This is a common question that I get a lot in the shop, via email/chat, or on the phone. It makes a lot of sense, as there is a fair amount of confusion surrounding saltwater fishing in Maine and the northeast. Questions regarding which types of lines are most effective, do you need a sealed drag, what pound tippet/leaders, etc. etc. But this is by far the most reoccurring question. So here is what I will usually say:
If a customer walks in and explains that they already have an 8wt because they go bonefishing in the winter, target redfish in Florida, or have one for salmon, then I will tell them there is no need to purchase another rod. The 8wt will make do. But, ideally the 9wt is the way to go. For "New England Saltwater Fly Fishing" for the big three - Stripers, Bluefish, False Albacore - here is why the 9wt makes the most sense...(this is specifically only considering single-handed rods)
- Lifting Power - This is exemplified while targeting false albies, but holds true for stripers just the same. The smallest, generally speaking pound-wise, of the "big three" is the false albie. But when those guys sound deeply, you need the lifting power of a 9wt. Ask 10 albie guides and 9 will recommend bringing a 9wt.
- Bigger Fish - Stripers get big! If you are lucky enough to hook into a 30" or more bass, having a rod with the fighting power to negotiate these strong fish is really ideal. The fight is the best part, but you also want to get that fish in quickly. This cuts down on the possibility of losing the fish and also bringing it to hand in a healthy manner so you can release it without killing it from exhaustion.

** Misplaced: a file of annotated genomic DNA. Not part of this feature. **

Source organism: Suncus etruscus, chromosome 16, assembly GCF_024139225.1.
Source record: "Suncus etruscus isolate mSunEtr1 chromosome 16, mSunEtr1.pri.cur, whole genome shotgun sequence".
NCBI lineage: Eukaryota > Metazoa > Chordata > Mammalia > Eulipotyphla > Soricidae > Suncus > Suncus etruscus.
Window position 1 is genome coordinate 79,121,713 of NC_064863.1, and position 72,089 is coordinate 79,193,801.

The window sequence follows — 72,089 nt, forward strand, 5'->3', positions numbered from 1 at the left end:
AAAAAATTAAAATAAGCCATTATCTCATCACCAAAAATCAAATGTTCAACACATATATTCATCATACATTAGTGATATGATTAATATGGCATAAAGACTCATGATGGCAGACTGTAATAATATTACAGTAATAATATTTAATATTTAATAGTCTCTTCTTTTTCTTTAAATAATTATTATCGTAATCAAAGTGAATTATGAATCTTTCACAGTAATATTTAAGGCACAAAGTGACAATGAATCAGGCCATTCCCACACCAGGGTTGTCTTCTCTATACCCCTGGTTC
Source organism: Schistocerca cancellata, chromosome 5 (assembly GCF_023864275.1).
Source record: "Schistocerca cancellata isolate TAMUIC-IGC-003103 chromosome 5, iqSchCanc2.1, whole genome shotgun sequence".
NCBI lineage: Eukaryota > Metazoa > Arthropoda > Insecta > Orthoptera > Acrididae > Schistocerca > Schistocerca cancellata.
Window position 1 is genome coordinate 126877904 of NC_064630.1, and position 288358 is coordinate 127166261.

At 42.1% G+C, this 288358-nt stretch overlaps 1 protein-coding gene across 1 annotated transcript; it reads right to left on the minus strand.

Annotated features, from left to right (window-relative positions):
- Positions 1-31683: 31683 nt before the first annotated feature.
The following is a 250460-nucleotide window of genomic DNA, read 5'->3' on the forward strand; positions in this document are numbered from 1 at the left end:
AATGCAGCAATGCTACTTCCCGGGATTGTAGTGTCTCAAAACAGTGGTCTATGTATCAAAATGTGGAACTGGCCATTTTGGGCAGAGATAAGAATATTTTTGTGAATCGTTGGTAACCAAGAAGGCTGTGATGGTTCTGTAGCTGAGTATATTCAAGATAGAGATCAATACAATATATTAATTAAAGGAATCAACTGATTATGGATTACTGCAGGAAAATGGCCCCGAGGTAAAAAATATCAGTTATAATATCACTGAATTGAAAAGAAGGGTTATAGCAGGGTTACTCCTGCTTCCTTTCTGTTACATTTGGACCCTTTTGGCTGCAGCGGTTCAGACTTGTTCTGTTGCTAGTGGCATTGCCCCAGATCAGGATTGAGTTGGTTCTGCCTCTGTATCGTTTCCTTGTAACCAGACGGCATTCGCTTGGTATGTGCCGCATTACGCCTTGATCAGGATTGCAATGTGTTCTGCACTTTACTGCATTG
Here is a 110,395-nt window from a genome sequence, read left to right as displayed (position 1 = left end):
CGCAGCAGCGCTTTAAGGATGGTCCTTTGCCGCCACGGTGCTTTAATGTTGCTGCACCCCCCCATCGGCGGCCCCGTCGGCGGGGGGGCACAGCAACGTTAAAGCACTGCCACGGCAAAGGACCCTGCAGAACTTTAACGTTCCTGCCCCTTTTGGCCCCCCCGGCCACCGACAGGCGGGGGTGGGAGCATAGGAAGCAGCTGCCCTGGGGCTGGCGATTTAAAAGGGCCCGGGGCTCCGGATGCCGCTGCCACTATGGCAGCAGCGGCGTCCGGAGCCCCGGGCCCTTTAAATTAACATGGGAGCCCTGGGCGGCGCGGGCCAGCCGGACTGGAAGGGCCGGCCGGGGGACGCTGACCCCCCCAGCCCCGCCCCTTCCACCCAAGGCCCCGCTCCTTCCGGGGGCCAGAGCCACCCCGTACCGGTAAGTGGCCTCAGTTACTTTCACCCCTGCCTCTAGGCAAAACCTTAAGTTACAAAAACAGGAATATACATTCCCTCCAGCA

- Wind - There is no getting away from the wind on the ocean in New England. Most days on the water you will have to be dealing with wind, and a lot of the time it can really effect your cast. The added strength of a 9wt will give your rod the ability to not be as manipulated by the wind.
- Heavier Flies - Most fly tyers designing and tying flies for striped bass and bluefish (false albie flies are usually small) are doing so with the desire to keep them light and manageable. When I am tying deceivers specifically, I try to tie them sparsely and easily capable of shedding water so they are castable, especially all day long. But heavy crab patterns and clousers are also extremely popular and effective. In much the same way anglers like to use a 9 or even 10wt for Permit solely to help cast the heavier crabs, this is true for the heavy flies we use here in New England. Can an 8wt cast a lot of these? Yes. But it's much easier on a 9wt.
- Waves and Current - When fishing for stripers in heavy current/tidal areas like rivers/mouths of rivers, and in heavy surf such as off the rocks, these water conditions can put significant added pressure during the fight. It is much different than fighting them on the flats. After hooking a good sized striper and having it run down current, it can be very difficult to turn its head. They certainly have the advantage here. Also, when fishing off of ledges, large rolling waves can also make it difficult to land fish. The 9wt gives you just that much added fighting power.
- Heavier Lines - For those that like to fish crab patterns or clousers/baitfish along the bottom, the sinking line is the most effect line to use. The heavier the sinking line, the faster and more efficiently it sinks. For example - a popular setup for those searching along the bottom, is to use Rio's InTouch Level T sinking tips. They are tungsten tips that sink extremely well. The T-11 sinks at 7-8ips, the T-14 at 8-9ips, the T-17 at 9-10ips, and so on.
I hope that helps! If you have any other questions, shoot me an email: email@example.com
Written by: Josh Thelin
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